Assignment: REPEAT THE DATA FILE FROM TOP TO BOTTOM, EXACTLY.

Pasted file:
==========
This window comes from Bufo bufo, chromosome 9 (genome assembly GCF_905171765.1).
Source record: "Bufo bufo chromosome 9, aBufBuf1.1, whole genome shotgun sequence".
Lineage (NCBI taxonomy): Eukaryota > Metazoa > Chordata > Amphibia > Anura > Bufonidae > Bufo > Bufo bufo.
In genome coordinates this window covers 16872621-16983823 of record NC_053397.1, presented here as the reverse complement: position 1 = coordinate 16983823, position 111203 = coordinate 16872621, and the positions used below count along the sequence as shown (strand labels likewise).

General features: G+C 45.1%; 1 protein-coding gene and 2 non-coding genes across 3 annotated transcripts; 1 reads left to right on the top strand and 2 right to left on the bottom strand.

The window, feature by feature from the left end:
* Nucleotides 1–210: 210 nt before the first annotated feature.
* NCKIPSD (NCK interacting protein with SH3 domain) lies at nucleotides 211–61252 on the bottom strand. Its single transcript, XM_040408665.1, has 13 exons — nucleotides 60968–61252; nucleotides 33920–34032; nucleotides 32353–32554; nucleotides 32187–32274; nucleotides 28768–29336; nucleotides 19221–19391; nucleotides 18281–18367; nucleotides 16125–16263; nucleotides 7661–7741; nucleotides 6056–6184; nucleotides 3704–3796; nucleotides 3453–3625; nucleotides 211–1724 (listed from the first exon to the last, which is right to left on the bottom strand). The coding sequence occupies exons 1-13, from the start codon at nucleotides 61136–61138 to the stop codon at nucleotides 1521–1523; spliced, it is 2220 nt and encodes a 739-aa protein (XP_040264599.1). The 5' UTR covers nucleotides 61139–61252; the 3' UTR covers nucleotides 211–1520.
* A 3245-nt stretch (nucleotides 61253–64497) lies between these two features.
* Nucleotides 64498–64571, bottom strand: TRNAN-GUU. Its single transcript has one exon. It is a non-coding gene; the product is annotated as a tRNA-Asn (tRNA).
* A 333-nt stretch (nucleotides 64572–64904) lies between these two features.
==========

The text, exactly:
This window comes from Bufo bufo, chromosome 9 (genome assembly GCF_905171765.1).
Source record: "Bufo bufo chromosome 9, aBufBuf1.1, whole genome shotgun sequence".
Lineage (NCBI taxonomy): Eukaryota > Metazoa > Chordata > Amphibia > Anura > Bufonidae > Bufo > Bufo bufo.
In genome coordinates this window covers 16872621-16983823 of record NC_053397.1, presented here as the reverse complement: position 1 = coordinate 16983823, position 111203 = coordinate 16872621, and the positions used below count along the sequence as shown (strand labels likewise).

General features: G+C 45.1%; 1 protein-coding gene and 2 non-coding genes across 3 annotated transcripts; 1 reads left to right on the top strand and 2 right to left on the bottom strand.

The window, feature by feature from the left end:
* Nucleotides 1–210: 210 nt before the first annotated feature.
* NCKIPSD (NCK interacting protein with SH3 domain) lies at nucleotides 211–61252 on the bottom strand. Its single transcript, XM_040408665.1, has 13 exons — nucleotides 60968–61252; nucleotides 33920–34032; nucleotides 32353–32554; nucleotides 32187–32274; nucleotides 28768–29336; nucleotides 19221–19391; nucleotides 18281–18367; nucleotides 16125–16263; nucleotides 7661–7741; nucleotides 6056–6184; nucleotides 3704–3796; nucleotides 3453–3625; nucleotides 211–1724 (listed from the first exon to the last, which is right to left on the bottom strand). The coding sequence occupies exons 1-13, from the start codon at nucleotides 61136–61138 to the stop codon at nucleotides 1521–1523; spliced, it is 2220 nt and encodes a 739-aa protein (XP_040264599.1). The 5' UTR covers nucleotides 61139–61252; the 3' UTR covers nucleotides 211–1520.
* A 3245-nt stretch (nucleotides 61253–64497) lies between these two features.
* Nucleotides 64498–64571, bottom strand: TRNAN-GUU. Its single transcript has one exon. It is a non-coding gene; the product is annotated as a tRNA-Asn (tRNA).
* A 333-nt stretch (nucleotides 64572–64904) lies between these two features.